Hi, welcome to Redeem the Commute. I’m Ryan, your host for the daily challenges.

Our daily challenges are meant to help you explore what it means to follow Jesus, even if you don’t have a lot of time. We have a rhythm that keeps us in sync, even if we’re not a community that meets together in person regularly. Every Monday we introduce the week’s idea. Every Tuesday we study it in the Bible. Every Wednesday we see how that challenges and transforms our thinking on the topic. Thursdays we try to apply and live it out. Friday is a day for prayer and reflection before we take a rest on Saturday, and Sundays we meet together with others in community.

Our series right now is called “We Are”. It follows on two other series – “God Is…” and “Jesus Is…”. Our attention now turns to us, human beings, and what knowing God and following Jesus actually means for our lives.

I used to be a volunteer paramedic, when defibrillators were beginning to gain widespread adoption. I was always told that, as part of the rollout, services would get a plaque when they had their first defibrillator “save”.

A defibrillator save means you found a patient with no vital signs, and through electric shock, brought them back to life. To do that, you can arrive no later than 12 minutes after the person’s heart stops functioning correctly.

Now I served on a rural island, considered remote. Paramedics who lived on the island could go home, and had up to ten minutes after being paged to arrive at the station. The furthest point on the island was 30 minutes away, and then 30 minutes back to the ferry. Even if the patient was much closer, it was still a 20 minute ferry ride to the mainland hospital.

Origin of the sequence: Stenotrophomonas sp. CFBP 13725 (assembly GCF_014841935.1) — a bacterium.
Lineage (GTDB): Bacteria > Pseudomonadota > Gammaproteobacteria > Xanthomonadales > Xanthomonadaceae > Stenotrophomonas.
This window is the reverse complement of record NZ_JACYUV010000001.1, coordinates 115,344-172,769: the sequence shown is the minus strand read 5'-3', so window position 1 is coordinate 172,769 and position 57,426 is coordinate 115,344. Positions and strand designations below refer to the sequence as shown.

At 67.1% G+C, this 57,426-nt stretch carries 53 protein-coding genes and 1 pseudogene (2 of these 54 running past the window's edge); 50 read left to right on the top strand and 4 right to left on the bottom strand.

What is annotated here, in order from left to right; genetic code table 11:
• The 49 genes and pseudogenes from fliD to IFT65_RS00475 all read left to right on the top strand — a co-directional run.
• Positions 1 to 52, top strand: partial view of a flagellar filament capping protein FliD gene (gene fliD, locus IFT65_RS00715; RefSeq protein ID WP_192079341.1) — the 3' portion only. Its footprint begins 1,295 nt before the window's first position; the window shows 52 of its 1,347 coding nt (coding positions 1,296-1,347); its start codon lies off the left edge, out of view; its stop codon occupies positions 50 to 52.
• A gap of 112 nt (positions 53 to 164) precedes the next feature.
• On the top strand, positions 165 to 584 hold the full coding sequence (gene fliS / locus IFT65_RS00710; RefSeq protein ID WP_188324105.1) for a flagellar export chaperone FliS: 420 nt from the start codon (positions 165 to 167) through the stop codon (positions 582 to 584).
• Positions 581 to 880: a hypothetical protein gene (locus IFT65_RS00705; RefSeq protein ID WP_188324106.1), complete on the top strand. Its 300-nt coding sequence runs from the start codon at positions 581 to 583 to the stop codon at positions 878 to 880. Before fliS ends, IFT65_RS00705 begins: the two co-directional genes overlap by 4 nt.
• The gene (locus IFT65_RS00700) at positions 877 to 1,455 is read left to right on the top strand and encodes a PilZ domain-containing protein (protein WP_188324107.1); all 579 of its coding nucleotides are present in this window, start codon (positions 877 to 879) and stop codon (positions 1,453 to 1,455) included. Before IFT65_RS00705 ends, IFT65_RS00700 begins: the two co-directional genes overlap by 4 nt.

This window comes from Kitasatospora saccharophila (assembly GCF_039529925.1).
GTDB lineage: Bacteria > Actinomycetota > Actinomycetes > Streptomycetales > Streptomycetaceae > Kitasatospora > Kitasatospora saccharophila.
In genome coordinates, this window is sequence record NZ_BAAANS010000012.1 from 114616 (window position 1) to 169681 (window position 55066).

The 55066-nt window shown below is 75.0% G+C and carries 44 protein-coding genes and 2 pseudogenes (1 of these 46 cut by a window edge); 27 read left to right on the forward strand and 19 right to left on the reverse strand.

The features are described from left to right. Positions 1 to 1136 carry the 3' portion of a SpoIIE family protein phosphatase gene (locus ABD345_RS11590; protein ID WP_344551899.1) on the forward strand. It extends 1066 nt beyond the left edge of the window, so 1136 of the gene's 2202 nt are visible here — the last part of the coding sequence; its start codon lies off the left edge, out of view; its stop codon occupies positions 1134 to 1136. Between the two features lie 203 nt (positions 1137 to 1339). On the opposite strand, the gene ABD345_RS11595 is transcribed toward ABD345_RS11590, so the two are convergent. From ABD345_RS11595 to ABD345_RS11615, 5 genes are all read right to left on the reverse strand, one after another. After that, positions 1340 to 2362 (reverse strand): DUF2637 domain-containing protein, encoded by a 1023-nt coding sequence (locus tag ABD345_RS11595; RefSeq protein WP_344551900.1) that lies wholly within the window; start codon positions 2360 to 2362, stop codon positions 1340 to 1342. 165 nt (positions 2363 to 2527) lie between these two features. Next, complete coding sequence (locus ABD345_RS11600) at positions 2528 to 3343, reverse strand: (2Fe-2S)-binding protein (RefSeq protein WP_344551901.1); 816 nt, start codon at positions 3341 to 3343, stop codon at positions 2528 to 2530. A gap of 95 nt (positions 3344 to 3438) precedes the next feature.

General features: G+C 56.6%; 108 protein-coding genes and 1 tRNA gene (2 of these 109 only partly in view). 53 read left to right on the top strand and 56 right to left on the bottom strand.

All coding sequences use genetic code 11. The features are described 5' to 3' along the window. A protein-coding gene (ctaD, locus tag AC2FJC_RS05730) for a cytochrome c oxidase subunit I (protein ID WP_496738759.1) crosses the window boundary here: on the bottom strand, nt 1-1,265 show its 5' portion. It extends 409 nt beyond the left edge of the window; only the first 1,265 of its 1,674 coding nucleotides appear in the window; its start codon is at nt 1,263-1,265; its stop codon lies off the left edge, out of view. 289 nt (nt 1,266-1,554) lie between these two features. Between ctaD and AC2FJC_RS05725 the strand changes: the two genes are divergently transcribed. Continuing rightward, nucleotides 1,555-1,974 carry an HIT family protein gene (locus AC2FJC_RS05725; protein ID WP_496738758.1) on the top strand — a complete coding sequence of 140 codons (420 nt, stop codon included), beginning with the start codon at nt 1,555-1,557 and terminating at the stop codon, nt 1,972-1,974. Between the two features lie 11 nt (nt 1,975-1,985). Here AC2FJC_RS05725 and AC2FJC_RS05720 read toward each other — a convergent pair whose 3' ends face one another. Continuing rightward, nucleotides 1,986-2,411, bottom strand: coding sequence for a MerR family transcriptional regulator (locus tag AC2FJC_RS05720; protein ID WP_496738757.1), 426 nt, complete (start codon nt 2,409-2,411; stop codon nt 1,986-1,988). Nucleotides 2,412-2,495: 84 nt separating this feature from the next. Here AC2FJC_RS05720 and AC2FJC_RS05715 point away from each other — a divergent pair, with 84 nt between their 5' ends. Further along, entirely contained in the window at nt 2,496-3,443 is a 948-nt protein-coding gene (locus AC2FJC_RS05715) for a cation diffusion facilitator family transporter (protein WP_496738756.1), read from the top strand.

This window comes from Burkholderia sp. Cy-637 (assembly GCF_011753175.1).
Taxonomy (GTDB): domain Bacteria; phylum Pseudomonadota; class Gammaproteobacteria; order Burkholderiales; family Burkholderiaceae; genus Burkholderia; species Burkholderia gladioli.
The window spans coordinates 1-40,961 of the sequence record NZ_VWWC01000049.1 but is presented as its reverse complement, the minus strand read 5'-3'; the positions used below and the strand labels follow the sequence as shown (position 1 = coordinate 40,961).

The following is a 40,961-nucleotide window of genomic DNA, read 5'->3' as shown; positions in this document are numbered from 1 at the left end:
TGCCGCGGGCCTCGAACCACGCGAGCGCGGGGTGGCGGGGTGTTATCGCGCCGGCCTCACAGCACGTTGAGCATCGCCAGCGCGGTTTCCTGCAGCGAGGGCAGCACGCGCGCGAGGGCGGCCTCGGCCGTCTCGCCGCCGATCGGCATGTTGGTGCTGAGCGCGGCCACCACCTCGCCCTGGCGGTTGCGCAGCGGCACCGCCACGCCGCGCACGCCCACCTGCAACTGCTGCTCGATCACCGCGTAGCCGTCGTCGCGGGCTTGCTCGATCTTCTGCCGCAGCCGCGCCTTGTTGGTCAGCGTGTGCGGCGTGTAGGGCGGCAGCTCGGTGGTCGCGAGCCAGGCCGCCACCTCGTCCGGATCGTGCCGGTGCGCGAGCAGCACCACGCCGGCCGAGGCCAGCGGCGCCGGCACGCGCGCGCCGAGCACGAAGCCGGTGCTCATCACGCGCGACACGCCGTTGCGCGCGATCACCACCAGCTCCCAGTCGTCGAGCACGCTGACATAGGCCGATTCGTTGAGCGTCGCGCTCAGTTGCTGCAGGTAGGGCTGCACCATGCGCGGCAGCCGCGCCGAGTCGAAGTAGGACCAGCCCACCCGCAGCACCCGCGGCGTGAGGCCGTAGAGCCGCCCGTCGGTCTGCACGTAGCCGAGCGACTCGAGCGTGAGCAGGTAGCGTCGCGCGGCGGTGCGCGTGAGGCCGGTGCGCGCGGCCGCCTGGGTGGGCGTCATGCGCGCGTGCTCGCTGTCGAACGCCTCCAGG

II don’t know if this was urban legend or not, but rumour had it we were the only service in Ontario with no plaque, because we’d never actually saved someone with the defibrillator. It was nearly impossible, given the times involved. If a paramedic lived 10 minutes away from the base, they only had two minutes to drive to you and save you before it was too late. Sad, but saving someone with a defibrillator on that island was a lost cause.

This week we’ll hear the story of someone who died, and seemed like a lost cause, until some followers of Jesus arrived on the scene.

Question: What other lost causes have you seen in life?   Do you know someone with a negative prognosis due to some illness? Someone told they’re palliative? Or what about in other areas of life – someone who’s considered hopeless in work or life?